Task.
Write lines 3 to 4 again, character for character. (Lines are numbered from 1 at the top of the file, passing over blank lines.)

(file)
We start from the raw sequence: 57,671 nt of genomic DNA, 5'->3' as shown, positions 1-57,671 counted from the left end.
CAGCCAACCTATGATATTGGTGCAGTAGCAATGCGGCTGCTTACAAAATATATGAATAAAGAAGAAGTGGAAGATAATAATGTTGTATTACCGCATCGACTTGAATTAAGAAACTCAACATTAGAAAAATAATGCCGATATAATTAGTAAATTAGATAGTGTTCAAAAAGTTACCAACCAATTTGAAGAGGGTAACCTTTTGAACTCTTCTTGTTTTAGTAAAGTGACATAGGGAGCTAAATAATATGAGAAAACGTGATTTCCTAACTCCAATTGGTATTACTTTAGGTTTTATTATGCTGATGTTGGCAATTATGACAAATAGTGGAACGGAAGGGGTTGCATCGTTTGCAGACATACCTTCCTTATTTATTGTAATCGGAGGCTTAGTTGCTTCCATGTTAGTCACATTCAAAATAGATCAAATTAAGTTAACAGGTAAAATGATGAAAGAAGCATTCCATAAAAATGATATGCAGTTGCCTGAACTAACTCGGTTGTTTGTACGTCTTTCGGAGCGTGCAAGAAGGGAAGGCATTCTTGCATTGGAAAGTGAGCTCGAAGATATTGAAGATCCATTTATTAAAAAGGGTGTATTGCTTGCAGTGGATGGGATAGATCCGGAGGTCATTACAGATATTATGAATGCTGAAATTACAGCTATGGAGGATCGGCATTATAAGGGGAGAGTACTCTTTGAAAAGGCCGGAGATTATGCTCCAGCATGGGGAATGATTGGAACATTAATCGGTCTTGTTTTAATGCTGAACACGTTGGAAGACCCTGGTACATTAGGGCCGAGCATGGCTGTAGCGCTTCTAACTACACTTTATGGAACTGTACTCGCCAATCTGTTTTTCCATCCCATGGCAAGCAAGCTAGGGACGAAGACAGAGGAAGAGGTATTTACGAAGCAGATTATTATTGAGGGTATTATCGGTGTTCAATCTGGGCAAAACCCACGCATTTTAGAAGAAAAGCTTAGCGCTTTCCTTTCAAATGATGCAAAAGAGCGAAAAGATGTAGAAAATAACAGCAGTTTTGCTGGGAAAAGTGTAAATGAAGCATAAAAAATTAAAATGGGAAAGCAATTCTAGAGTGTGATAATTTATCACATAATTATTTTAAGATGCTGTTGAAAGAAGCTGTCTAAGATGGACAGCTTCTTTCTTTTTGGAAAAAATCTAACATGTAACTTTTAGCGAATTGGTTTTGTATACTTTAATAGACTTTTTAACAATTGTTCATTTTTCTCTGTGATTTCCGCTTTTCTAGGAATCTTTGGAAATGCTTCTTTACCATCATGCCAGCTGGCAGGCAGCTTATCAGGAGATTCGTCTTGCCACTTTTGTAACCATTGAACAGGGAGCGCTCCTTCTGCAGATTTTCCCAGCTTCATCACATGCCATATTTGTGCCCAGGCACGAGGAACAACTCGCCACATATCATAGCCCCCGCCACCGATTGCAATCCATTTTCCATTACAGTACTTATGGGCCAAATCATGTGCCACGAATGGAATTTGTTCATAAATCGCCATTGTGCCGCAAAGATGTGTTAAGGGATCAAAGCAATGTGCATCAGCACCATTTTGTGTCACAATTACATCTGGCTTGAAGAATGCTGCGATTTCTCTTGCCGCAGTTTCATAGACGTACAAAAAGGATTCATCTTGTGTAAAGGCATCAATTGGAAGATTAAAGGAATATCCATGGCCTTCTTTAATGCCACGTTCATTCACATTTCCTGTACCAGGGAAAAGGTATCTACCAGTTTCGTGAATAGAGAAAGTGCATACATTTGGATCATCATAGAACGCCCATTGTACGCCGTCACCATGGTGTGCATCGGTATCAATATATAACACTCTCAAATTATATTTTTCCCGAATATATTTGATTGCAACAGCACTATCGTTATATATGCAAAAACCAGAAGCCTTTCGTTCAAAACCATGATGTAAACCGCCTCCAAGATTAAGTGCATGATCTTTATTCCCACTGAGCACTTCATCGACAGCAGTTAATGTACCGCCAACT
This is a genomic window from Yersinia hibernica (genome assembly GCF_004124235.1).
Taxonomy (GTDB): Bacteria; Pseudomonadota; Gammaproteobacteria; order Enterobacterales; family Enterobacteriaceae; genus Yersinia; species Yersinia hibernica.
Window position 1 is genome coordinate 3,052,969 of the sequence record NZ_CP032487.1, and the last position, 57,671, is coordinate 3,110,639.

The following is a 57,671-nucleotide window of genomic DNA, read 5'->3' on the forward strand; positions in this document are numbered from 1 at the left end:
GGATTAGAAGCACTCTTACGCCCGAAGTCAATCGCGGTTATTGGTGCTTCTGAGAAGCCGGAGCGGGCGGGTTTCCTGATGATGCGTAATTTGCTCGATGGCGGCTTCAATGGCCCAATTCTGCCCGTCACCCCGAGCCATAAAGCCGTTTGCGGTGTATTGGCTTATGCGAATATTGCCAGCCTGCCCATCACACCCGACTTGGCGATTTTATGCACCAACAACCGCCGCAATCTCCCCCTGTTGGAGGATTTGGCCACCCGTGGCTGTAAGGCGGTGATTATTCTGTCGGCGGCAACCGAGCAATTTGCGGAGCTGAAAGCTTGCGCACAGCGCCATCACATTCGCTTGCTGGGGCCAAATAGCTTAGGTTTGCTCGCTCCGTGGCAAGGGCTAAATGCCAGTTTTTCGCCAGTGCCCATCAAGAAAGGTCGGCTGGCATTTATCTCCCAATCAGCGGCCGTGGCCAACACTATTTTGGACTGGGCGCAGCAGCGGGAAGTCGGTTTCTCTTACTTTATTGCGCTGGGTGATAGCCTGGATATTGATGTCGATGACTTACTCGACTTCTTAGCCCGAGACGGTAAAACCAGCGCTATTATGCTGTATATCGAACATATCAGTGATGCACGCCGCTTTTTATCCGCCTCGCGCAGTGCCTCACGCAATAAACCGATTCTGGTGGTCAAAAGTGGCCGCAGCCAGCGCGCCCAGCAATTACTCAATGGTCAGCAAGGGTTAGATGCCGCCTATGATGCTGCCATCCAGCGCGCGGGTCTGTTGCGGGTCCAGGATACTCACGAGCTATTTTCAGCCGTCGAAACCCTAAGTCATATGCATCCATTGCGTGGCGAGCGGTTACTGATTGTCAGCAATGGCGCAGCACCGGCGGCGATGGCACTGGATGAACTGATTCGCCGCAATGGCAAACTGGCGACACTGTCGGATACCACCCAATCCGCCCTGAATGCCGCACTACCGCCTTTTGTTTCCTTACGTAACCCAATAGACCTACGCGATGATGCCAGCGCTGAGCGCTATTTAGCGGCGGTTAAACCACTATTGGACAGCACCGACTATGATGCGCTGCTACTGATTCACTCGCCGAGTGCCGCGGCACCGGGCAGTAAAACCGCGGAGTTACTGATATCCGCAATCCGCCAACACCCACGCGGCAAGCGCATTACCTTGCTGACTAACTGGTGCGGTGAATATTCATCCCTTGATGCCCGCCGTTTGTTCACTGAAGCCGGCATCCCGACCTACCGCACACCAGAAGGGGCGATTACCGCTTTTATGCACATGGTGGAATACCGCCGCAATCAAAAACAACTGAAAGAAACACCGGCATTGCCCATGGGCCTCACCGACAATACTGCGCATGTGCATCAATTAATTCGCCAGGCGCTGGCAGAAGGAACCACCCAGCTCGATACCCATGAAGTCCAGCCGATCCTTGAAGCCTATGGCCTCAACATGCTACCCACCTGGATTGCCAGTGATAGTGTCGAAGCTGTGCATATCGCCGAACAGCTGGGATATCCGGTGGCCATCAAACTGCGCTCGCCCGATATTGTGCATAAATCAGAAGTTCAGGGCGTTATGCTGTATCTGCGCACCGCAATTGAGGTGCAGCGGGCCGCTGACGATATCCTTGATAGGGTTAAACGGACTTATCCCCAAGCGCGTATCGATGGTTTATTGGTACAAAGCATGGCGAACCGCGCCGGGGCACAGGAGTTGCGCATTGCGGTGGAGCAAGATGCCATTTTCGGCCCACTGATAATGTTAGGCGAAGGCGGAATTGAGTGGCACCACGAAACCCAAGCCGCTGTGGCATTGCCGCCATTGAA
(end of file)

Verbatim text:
This is a genomic window from Yersinia hibernica (genome assembly GCF_004124235.1).
Taxonomy (GTDB): Bacteria; Pseudomonadota; Gammaproteobacteria; order Enterobacterales; family Enterobacteriaceae; genus Yersinia; species Yersinia hibernica.